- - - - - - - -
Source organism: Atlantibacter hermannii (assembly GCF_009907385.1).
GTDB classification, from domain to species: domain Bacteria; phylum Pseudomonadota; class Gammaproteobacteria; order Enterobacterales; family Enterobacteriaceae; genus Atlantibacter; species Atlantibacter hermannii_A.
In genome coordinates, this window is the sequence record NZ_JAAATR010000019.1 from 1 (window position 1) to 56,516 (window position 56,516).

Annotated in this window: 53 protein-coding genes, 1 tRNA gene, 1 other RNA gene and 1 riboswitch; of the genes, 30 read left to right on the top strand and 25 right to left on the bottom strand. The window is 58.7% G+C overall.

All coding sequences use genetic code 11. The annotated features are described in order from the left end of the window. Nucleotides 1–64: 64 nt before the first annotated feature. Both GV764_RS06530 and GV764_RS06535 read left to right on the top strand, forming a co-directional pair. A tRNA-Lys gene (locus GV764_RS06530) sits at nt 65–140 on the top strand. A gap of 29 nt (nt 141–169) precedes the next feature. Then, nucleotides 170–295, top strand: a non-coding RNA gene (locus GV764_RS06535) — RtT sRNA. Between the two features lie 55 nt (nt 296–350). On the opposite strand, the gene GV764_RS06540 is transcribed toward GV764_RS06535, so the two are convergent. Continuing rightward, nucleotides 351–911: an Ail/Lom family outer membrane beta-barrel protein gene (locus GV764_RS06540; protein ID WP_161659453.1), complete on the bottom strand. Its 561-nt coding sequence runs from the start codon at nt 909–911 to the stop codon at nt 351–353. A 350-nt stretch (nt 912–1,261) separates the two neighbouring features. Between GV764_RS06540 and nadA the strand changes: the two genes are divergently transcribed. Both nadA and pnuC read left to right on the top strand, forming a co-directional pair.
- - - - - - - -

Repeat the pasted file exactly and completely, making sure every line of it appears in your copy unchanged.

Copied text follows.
Source organism: Atlantibacter hermannii (assembly GCF_009907385.1).
GTDB classification, from domain to species: domain Bacteria; phylum Pseudomonadota; class Gammaproteobacteria; order Enterobacterales; family Enterobacteriaceae; genus Atlantibacter; species Atlantibacter hermannii_A.
In genome coordinates, this window is the sequence record NZ_JAAATR010000019.1 from 1 (window position 1) to 56,516 (window position 56,516).

Annotated in this window: 53 protein-coding genes, 1 tRNA gene, 1 other RNA gene and 1 riboswitch; of the genes, 30 read left to right on the top strand and 25 right to left on the bottom strand. The window is 58.7% G+C overall.

All coding sequences use genetic code 11. The annotated features are described in order from the left end of the window. Nucleotides 1–64: 64 nt before the first annotated feature. Both GV764_RS06530 and GV764_RS06535 read left to right on the top strand, forming a co-directional pair. A tRNA-Lys gene (locus GV764_RS06530) sits at nt 65–140 on the top strand. A gap of 29 nt (nt 141–169) precedes the next feature. Then, nucleotides 170–295, top strand: a non-coding RNA gene (locus GV764_RS06535) — RtT sRNA. Between the two features lie 55 nt (nt 296–350). On the opposite strand, the gene GV764_RS06540 is transcribed toward GV764_RS06535, so the two are convergent. Continuing rightward, nucleotides 351–911: an Ail/Lom family outer membrane beta-barrel protein gene (locus GV764_RS06540; protein ID WP_161659453.1), complete on the bottom strand. Its 561-nt coding sequence runs from the start codon at nt 909–911 to the stop codon at nt 351–353. A 350-nt stretch (nt 912–1,261) separates the two neighbouring features. Between GV764_RS06540 and nadA the strand changes: the two genes are divergently transcribed. Both nadA and pnuC read left to right on the top strand, forming a co-directional pair.